As told to Charlie Sextro, 2894 words.
Tags: Acting, Multi-tasking, Inspiration.
On expressing yourself as honestly as possibleActor, artist, and producer Alia Shawkat (Arrested Development, Search Party) discusses what it means to be a creative jack-of-all-trades, the emotional differences between acting, singing, and drawing, and why young girls should always feel free to make whatever kind of art they want.
Originally published on September 12, 2017
Growing up was your family particularly into the arts? Were you raised to care about creating it?
I wasn’t necessarily… I started acting when I was pretty young. I was nine, and I was put in an environment for adults. Instead of necessarily being exposed to art, I was more just put in an environment where my opinion mattered all of a sudden. When you’re a kid, you usually feel like no matter what you say no one is listening to you. Because I was given a certain gift or whatever—just like dealing with adults—I got really confident at least with acting when I was younger. I lost it, but got it back again.
Was acting the main art you pursued when you were younger?
I used to draw a lot as a kid. Me and my friend had a best friend journal. We would write and add stuff to it. I was always into drawing, but it kind of faded away until I was in high school. So, yeah, it was mainly acting. I really wanted to do it. I didn’t question it. My parents were a little hesitant at first, but then were supportive as long as I kept school going.
I didn’t live in L.A. until I was 22, so even though I worked in L.A. all the time, the lifestyle part never affected me. I would go back to Palm Springs, this small desert town, so if anything I was actually less exposed to arts or cultural things happening around me. I was isolated in the desert, but I think there’s something to be said about suburb towns and that small town “gotta-get-out-of-here” feeling. You create your own things.
When I turned 18 and moved to New York, I met someone. We were dating, and he encouraged me to start painting. I would always doodle, but I wasn’t thinking about it, my hand would just start drawing. He said, “You should use my parents’ basement… Here’s a big canvas and there’s a bunch of scraps of paper already on the floor. Just go wild.” He would work on music upstairs and I would draw. We had a nice routine. I wasn’t acting as much. I was not getting work and kind of bitter about it, but happy I had this other world—sex for the first time and art, so it was a very different side of me. It started coming out then, and it hasn’t really slowed down since, when it comes to the visual arts stuff.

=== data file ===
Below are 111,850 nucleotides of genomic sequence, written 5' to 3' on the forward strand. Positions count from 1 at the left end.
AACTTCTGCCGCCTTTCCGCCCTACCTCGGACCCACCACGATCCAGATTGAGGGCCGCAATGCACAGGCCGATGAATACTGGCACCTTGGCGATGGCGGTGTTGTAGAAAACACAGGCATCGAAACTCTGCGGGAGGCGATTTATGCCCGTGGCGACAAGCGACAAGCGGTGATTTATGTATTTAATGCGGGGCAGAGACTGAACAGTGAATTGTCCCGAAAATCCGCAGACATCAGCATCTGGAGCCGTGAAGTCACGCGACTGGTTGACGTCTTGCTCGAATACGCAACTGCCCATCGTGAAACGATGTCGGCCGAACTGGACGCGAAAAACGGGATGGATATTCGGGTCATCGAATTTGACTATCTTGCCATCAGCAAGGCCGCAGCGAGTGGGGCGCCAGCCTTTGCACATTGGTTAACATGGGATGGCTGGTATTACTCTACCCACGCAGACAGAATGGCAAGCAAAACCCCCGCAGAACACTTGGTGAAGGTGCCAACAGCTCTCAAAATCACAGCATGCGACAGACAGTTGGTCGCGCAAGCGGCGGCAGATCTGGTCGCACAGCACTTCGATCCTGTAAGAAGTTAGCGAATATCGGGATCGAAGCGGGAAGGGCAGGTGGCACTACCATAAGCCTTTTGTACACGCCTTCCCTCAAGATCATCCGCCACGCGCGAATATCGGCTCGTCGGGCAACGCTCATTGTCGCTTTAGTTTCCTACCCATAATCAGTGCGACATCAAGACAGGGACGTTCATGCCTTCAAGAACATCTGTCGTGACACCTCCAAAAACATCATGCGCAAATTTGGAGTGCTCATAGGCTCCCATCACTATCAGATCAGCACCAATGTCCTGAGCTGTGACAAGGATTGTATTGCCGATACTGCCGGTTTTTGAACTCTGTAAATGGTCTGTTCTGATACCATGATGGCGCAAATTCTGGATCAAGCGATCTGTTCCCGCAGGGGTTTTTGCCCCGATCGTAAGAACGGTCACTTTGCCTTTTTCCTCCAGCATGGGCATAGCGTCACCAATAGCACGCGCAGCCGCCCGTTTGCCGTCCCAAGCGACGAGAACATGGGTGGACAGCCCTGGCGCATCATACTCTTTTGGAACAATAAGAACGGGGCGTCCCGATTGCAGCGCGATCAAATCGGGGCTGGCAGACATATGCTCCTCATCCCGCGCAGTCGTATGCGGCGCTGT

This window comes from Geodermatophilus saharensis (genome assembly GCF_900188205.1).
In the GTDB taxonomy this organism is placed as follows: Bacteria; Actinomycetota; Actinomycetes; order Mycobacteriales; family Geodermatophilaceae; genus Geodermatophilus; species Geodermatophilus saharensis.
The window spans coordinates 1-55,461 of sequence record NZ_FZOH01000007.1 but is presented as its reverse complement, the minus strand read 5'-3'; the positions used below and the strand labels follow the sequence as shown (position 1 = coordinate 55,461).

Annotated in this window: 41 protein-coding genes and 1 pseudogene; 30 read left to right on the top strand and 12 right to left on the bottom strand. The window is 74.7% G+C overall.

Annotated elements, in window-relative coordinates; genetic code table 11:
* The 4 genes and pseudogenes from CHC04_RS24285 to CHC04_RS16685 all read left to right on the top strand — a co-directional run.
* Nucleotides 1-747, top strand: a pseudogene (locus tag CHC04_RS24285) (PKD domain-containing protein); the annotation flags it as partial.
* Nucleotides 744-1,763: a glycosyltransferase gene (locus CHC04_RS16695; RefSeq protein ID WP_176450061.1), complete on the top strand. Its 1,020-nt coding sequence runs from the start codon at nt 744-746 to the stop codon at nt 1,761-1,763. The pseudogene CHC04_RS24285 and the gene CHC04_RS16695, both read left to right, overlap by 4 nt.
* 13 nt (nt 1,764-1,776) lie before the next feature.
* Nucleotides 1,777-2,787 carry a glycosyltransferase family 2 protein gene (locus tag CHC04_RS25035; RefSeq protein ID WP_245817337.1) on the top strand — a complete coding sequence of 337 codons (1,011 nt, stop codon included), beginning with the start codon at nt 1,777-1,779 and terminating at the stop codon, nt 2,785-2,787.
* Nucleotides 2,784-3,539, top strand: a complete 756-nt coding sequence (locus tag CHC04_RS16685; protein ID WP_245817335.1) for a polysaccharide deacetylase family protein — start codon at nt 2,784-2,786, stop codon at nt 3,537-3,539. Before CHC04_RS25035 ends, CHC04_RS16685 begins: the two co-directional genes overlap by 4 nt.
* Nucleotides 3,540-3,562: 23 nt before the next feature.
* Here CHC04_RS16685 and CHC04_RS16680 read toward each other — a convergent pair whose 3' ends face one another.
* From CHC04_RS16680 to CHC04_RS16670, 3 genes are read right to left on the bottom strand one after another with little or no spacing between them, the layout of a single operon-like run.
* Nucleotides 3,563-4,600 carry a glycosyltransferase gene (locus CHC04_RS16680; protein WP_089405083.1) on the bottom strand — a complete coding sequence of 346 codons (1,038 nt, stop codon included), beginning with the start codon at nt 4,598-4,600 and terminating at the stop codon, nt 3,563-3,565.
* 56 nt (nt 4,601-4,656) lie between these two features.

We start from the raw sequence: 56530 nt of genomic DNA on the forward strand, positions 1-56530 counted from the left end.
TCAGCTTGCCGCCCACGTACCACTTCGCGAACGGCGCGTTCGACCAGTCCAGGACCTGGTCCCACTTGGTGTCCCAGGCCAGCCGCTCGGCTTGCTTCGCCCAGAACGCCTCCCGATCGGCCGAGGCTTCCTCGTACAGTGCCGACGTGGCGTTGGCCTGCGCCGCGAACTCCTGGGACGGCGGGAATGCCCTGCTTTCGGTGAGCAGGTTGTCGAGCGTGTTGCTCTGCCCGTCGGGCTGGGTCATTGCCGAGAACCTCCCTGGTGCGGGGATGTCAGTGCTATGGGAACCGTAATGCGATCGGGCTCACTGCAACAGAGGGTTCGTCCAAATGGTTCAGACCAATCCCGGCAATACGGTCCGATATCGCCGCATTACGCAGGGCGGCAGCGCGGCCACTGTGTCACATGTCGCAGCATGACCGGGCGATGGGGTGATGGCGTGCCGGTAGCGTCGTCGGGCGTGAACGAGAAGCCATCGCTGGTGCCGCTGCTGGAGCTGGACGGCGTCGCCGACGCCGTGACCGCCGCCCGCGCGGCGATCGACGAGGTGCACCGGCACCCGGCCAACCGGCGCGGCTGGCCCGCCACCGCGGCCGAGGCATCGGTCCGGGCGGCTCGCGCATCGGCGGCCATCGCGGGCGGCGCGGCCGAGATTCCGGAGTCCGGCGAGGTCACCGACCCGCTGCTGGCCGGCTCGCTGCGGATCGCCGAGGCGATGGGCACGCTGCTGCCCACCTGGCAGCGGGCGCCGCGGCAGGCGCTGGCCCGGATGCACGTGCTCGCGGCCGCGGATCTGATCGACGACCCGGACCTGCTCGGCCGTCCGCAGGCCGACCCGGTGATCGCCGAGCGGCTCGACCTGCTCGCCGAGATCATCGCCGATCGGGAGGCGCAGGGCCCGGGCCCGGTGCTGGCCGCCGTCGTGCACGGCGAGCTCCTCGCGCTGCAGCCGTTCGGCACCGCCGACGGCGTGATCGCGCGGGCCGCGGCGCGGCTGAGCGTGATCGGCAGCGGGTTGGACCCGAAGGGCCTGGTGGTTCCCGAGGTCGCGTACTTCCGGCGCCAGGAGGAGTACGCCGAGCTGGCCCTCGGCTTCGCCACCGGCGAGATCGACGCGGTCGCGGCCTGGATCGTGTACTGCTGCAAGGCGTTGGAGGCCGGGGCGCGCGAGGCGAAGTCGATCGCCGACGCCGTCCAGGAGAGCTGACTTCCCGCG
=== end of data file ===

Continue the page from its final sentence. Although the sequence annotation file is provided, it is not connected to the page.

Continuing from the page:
You’ve also started singing more recently…
That came off of a trip to New Orleans. My first time I went there. A lot of my family on my mom’s side is from New Orleans. My great-grandparents, they owned a nightclub there, so I’ve had all this history I’d always known about but never been. Then I did a job there for this movie, The Final Girls, like four years ago. I fell in love with that place. I’ve always sang jazz but never really… I tried in New York a couple times. I would hire bands, pay them to play at a venue with me. I knew all these standards from my grandfather, so I was like, “I’ll pay you 100 bucks to come and play these 10 standards that I’ve practiced.” They would already know the song backwards and forwards, so I did that a couple times and invited people, but it was not really moving anywhere because I was just doing it for myself.
When I got to New Orleans I met this band, we became good friends, and then I started touring with them. We played at Jazz Fest this year. I only sing jazz standards. Maybe one day I’ll venture into something else, but that style of music is where my voice fits. I enjoy singing that the most. It’s always been circumstantial things, you know? I’ve always loved singing, I love dancing, art, filmmaking, all that kind of stuff. It takes a moment, someone introducing you to it, and then being able to get the time to expand on it.
Do they all feel like totally different creative outlets? Are you getting something very unique from each of them?
Yeah, I don’t feel different in the way that, like, I crave it the same way I crave all of them. I enjoy it the same way, but it’s a different side of myself for sure. Acting is a very social outlet. I have to have a lot of energy every day and physically be in good shape and be positive and go to sleep, don’t drink that much, work out. It’s a very ritual linear line. Everything is externalized. My emotions are at the tip top, but I’m not an actual emotional mess. It’s like practicing having emotions at hand and it takes so much time. Sometimes I’ll work 15 hour days, and I don’t want to see anybody. It’s very dramatic… I love it, but it feels more like training than when I’m singing.
How does it feel like training?